66.5
24
ソーシャルメディア
Social media
Social media
65.8
25
うp
Up
Short for upload, when typed in Japanese input mode
64.3
26
推しメン
Oshimen
Short for “ichioshi member”, one’s favourite member of a group like AKB48
63.9
27
オワタ
Owata
ASCII art of shouting “banzai!” on finishing something
59.8
28
誰得
Daretoku
An abbreviation of “Dare ga tokusurun dayo”, “Who’s the one who knows all about it?”, said for instance to the person starting a thread on comparing the eyelash lengths of AKB48 members
59.0
29
ソース
Source
Source code, nothing more complicated, I don’t think
55.3
30
あげぽよ
Agepoyo
“Age” is to raise, in this sense tension, which means to increase the excitement, and “poyo” is just a meaningless sound added to the utterance
54.1
31
ノーサイド
No side
I don’t think this means anything more than the end of a rugby match, but I’m probably wrong…
53.4
32
爆発しろ
Bakuhatsu shiro
The full phrase is “Rea-juu bakuhatsu shiro”, abuse from net dwellers to people talking about having too much of a real life, so they should go and blow themselves up
52.3
33
どや顔
Doyagao
Smug face, and part of the name of a television program where it gets translated as “face of pride”
51.9
34
ワロタ
Warota
Slang spelling of “laugh”, used like LOL in English
50.0
35
おつ
Otsu
Short for “Otsukaresamadeshita”, a stock phrase meaning “Thank you for your hard work”
47.7

goo ranking,slang

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5 comments »

  1. Jeshii said,
    December 3, 2012 @ 03:32

    オワタ I think is less about finishing something and more like, “I’m done for.” Short for 人生オワタ. It’s when something bad happens and you go, “Oh well, GAME OVER! \(^o^)/”

  2. Rat said,
    December 3, 2012 @ 10:20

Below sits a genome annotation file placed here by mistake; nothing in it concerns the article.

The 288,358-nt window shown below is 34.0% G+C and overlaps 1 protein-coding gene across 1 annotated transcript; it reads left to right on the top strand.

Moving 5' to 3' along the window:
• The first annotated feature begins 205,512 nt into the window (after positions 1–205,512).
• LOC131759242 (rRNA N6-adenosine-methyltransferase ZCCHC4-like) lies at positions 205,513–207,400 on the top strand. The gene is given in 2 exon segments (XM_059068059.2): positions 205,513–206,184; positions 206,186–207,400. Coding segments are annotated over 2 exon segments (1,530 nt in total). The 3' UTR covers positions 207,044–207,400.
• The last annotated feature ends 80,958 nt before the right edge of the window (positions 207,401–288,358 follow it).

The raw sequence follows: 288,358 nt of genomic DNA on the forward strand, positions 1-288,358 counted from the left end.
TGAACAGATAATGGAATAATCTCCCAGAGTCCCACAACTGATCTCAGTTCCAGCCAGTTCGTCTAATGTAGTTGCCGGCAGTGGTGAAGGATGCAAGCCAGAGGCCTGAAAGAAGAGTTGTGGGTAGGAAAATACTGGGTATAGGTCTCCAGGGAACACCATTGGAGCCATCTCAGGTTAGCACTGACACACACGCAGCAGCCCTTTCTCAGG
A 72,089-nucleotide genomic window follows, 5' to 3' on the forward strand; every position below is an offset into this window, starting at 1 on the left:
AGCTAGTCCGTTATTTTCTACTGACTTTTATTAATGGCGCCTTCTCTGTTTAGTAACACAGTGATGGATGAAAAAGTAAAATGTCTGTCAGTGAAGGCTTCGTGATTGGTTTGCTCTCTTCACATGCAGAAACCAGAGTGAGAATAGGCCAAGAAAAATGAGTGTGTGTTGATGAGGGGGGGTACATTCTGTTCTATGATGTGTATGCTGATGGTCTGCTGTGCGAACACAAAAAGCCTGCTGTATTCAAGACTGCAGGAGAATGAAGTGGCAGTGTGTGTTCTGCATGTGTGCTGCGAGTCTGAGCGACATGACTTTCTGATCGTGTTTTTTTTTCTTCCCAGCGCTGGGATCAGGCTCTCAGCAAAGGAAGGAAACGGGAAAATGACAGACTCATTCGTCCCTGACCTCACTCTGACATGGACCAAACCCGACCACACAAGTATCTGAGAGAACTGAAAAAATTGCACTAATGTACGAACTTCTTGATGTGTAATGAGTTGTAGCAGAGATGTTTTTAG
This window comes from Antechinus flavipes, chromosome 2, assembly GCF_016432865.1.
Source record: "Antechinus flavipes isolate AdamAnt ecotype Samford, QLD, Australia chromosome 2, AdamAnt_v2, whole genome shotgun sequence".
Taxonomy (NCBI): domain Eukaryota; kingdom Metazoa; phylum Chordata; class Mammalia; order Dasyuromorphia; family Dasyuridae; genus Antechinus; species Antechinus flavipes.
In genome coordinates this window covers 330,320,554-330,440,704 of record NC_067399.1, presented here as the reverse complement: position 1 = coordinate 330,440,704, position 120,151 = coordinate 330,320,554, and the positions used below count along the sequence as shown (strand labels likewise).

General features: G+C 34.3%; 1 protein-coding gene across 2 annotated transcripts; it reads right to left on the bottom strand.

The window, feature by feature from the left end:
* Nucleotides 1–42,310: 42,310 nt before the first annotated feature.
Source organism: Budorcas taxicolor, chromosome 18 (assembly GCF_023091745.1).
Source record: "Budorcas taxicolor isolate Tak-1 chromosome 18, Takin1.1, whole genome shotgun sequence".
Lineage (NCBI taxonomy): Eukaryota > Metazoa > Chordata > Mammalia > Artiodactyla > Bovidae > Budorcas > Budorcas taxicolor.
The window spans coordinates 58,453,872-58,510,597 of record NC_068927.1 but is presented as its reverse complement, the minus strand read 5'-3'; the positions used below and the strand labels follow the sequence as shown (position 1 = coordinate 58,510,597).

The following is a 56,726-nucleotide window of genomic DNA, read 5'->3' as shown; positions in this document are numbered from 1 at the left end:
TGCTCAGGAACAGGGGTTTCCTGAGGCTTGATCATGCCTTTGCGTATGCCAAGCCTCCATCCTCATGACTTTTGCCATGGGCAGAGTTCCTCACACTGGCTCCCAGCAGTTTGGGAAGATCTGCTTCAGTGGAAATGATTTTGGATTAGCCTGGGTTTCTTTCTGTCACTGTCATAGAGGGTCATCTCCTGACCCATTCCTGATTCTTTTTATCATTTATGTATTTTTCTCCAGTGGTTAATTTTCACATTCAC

“Daretoku” is more like “Who is this for?” Like when a yaoi fangirl posts some weird fine detail about their favorite pairing on twitter and ends it with “(Daretoku),” a kind of self-tsukkomi thing implying only they care anything about that little weird detail or idea. Similarly there’s “oretoku” which means “for me/my own enjoyment.”

    “Bakuhatsu shiro” is more like “fuck real life” or “fuck [insert unpleasant thing here].”

    • Anonymous said,
      December 3, 2012 @ 12:59

      I prefer to read “daretoku” as “who benefits from this?” This is amusing to me for some reason.

  3. Jrodshibuya said,
    December 3, 2012 @ 14:47

    ノーサイド noo saido – means taking a non-biased, bipartisan approch to issues. Former PM Mori used it in a title of a book he wrote, it’s based on his experience playing rugby and the spirit of friendly competition.

  4. December 9, 2012 @ 15:19

    オワコン Owacon is also used for out-of-date middle-aged and old people.

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  1. December 6, 2012 @ 20:18

    […] Over the 5th and 6th of October 2012 1,064 members of the goo Research monitor group completed a private internet-based questionnaire. 58.2% of the sample were female, 10.5% in their teens, 13.7% in their twenties, 26.6% in their thirties, 27.6% in their forties, 11.7% in their fifties, and 9.9% aged sixty or older. Note that the score in the results refers to the relative number of votes for each option, not a percentage of the total sample. 世論 What Japan Thinks, December 3, 2012. Read more…  […]